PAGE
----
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Tribeca 2018 Review: “Time for Ilhan” (2018) ★★★★


© Chris Newberry

Myself being an immigrant, I know that in some higher society, refugees or immigrants have always been seen as a threat. If you look deeper, it is understandable because nobody wants to see an alien or a foreigner take prestigious office or even run for one. And when that happens… They all begin to talk about lack of experience or not having the blood in order for the immigrant to even consider talking about changes on a large scale.

Well, in Nora Shapiro’s film there are three things are powerfully highlighted; honestly speaking, I hardly can dispute one: 1. Voice and views are more important than background; 2. Nobody should stay in politics after a certain time when the politician pretends to be doing the job it is never meant to do; 3. If one district does something right, the other district can fail, but in the case of 2017 presidential election, it was the entire country which did….

But leaving the country aside, “Time for Ilhan” follows the first Somali-American Muslim who decides to run for legislative office. Having two more opponents running against her (Mohammad Noor and Phyllis Kahn with 43 year as of experience in office), the young woman is determined to tackle the issues that her community wants, the Cedar-different, known as a Little Mogadishu. Through her strong campaign plan, the woman becomes the first woman from Somali to win the election.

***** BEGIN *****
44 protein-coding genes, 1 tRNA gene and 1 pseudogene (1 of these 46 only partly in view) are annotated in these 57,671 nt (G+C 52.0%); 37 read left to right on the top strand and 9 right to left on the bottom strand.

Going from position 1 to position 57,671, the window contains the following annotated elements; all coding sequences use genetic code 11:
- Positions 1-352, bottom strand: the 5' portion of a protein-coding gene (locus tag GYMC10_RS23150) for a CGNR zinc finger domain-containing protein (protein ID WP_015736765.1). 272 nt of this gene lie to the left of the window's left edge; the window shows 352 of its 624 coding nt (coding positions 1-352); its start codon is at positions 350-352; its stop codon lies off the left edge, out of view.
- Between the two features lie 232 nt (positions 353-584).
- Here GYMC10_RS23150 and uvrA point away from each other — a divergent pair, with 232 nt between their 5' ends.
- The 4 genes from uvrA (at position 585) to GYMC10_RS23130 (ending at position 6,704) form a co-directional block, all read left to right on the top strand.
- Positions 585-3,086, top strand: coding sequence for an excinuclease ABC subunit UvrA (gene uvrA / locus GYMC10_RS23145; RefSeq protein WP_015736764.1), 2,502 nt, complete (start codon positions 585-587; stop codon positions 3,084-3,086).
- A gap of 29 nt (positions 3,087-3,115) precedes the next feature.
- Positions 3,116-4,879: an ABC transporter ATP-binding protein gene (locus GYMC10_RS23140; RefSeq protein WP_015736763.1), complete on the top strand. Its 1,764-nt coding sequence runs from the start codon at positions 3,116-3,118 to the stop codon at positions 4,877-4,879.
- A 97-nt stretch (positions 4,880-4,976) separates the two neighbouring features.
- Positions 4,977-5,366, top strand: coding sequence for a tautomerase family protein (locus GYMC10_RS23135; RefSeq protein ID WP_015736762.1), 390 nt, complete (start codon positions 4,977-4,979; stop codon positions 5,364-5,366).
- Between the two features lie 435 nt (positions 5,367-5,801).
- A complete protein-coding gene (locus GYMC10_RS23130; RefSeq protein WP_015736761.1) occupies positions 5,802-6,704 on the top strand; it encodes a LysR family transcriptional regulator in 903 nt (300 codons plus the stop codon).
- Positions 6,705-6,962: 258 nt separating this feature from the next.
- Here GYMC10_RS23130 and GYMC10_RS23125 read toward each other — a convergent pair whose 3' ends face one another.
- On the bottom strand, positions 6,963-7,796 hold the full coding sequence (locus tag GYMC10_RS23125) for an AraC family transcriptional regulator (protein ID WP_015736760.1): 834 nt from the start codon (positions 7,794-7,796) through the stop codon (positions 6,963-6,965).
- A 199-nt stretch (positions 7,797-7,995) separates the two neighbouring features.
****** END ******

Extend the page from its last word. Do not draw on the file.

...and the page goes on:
Ilhan Noor was 12 years old when she arrived in America. For four years she lived in a refugee camp. Knowing only a few words, the little girl grows into someone who begins imagining the changes believing in them to happen. Her openness with the younger generation, wise, wicked mind and supportive husband helps her embark into a stressful journey to meet the most important goal, rather the future-defining moment to make history in America.

In conclusion, it’s a beautifully narrated film where all details are cleverly put together by Shapiro’s camera which follows Noor till her winning process and then touches the moment that stunned the world when Donald Trump became the president. But the scene where she started undermining her win in this Minnesota campaign will raise many questions. But in reality, not even a single answer will matter. Because he is in the office, while Noor runs her district to bring the changes to her community she promised before the election.

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